Watch for birds like Wilson’s Phalarope, Forster’s Tern, Gadwall, Western Grebe, Virginia Rail, Pied-billed Grebe, Eared Grebe, Clark’s Grebe during spring and summer, and Yellow-headed Blackbird.

You can find Northern Harriers, Lewis’s Woodpeckers, Wilson’s Phalaropes, Forster’s Terns, Say’s Phoebes, and Black-headed Grosbeaks in the grasslands.

5. Antelope Island State Park

Antelope Island on the Great Salt Lake is where thousands of birds stop over during migration. Wilson’s Phalarope, Eared Grebe, Western Sandpiper, Red-necked Phalarope, and Bonaparte’s Gull can all be found in or on the lake edge.

Birds such as the Sage Thrasher, Horned Lark, Brewer’s Sparrow, and Grasshopper Sparrow can be found in the nearby vegetation.

6. Farmington Bay Wildlife Management Area

This is another birding hotspot found on the Great Salt Lake. Farmington Bay Wildlife Management Area has 252 species of birds recorded. Many habitats here include salt marshes, saltwater, freshwater, and mud flats.

You can see the following birds: Northern Harrier, Tundra Swan, Bufflehead, Herring Gull, Eared Grebe, American Wigeon, California Quail, Bald Eagle, and Barn Owl.

There are a couple of roads and trails in the area that you can take, but some areas may be closed when birds are busy nesting. 

Winter is optimal for seeing hundreds of Bald Eagles and birds like the American Pipit, Sandhill Crane, Snowy Plover, Forster, and Black Terns. You can also see thousands of Tundra Swans migrating through here in December and in March.

TOP TIP: Read this Complete Guide to discover the best season for bird watching in your area. This article discusses bird wings and how different they all are!

7. Bear River Migratory Bird Refuge

Bear River Refuge is on the northern side of the Great Salt Lake. This area is 80,000 acres and consists of open water areas, marshes, and mud flats. You can drive on a 12-mile loop that goes through the refuge.

The area attracts many bird species, including Black-necked Stilts and White-faced Ibis. These ibises actually nest in the refuge. 

Other birds that visit and feed here include American White Pelicans, Soras, Short-eared Owls, Horned Larks, and Rough-legged Hawks. You can find more information when you visit the visitors center in the refuge, which has maps and further details on the wildlife and trails.

8. Quail Creek State Park

This is found in the southwestern state and includes a 600-acre man-made reservoir. Over 200 species have been observed in the park, and there is a checklist you can use.

You can find waterfowl like the Eurasian Wigeon, Black Scoter, White-winged Scoter, Surf Scoter, Pacific Loon, and Yellow-billed Loon. A rare Long-tailed Jaeger even turned up in the area one October.  

Shorebirds like Baird’s Sandpiper and Long-billed Dowitcher are also seen here often. The riparian vegetation is also full of birds, such as Lucy’s Warbler and Pacific Wren. The Canyon Wren and Rock Wren can also be found on the cliffs.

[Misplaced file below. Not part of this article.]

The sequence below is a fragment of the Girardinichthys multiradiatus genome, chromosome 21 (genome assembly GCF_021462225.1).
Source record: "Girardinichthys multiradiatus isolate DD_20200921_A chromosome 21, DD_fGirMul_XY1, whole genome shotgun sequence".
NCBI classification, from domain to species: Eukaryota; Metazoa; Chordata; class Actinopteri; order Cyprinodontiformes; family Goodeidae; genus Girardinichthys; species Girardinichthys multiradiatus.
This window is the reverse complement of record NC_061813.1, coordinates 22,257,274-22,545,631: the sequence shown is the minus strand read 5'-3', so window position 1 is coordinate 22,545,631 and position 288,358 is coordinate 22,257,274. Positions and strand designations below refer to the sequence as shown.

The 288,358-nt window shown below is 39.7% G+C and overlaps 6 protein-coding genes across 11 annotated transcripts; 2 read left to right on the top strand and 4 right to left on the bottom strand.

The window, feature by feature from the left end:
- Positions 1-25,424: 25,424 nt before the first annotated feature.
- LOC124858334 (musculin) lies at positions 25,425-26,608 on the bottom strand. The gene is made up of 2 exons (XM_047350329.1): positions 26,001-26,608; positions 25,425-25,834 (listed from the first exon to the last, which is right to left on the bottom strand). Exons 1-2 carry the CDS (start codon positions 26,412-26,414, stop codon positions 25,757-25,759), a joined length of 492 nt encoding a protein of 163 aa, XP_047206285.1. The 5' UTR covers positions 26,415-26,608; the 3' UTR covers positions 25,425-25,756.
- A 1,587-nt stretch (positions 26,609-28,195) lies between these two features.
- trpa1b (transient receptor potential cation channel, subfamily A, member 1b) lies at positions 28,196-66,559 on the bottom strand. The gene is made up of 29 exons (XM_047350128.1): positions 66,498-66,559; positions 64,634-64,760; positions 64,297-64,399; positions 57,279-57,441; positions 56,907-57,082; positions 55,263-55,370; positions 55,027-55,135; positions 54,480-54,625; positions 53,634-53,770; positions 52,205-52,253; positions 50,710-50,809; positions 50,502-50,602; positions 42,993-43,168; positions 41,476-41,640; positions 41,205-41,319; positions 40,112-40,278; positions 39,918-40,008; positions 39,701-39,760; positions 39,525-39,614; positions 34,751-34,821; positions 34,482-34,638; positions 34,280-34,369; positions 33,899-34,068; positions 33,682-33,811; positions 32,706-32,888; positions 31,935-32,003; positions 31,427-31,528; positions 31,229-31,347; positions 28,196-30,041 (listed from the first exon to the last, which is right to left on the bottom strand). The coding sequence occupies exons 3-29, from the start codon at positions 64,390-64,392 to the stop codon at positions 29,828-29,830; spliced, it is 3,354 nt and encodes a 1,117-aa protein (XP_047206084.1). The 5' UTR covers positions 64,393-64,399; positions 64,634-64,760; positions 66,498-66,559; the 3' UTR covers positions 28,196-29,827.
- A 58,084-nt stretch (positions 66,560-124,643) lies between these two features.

9. Mirror Lake

Mirror Lake is accessed by way of the Mirror Lake scenic byway. However, this road is closed in winter, so plan your trip in spring or summer. The road passes through the Uinta Mountains and continues to a campground at 10,400 feet. 

It is a great place to see high-elevation birds that are not always easy to find elsewhere. Birds you can find at Mirror Lake include the American three-toed Woodpecker, Golden Eagle, Hammond’s Flycatcher, and Steller’s Jay.

10. Big Cottonwood Canyon

One of the canyons in the Uinta-Wasatch-Cache National Forest is excellent for bird watching, with 140 species recorded here. This is a high-elevation area that is just south of Salt Lake City. 

In Big Cottonwood Canyon, you can find birds such as Dusky Grouse, Red Crossbill, Pine Siskin, Calliope Hummingbird, and Olive-sided Flycatcher. American Dippers are found in the streams of the area. A list of bird species recorded here can be used on your trip.

Like other high-elevation areas in Utah, some roads are closed in winter, limiting your access to the entire area, so a summer trip may be best. Guardsman’s Pass, in particular, is only open from June to November, so keep this in mind when planning your visit to the canyon.

TIP: Check out my recommended products if you are looking for the best and trusted equipment for birdwatching in the wild or on your backyard (Amazon link):

11. Pariette Wetlands

This oasis in the Uinta basin consists of 25 man-made ponds, a river, and a marshy area. Over 100 species of birds have been recorded here, so it is a good spot for bird watching. The area is carefully managed for waterfowl and uses a series of diversion systems to keep water moving.

Thousands of waterfowl use these wetlands, including such birds as Cinnamon Teal, Gadwall, and Mallards.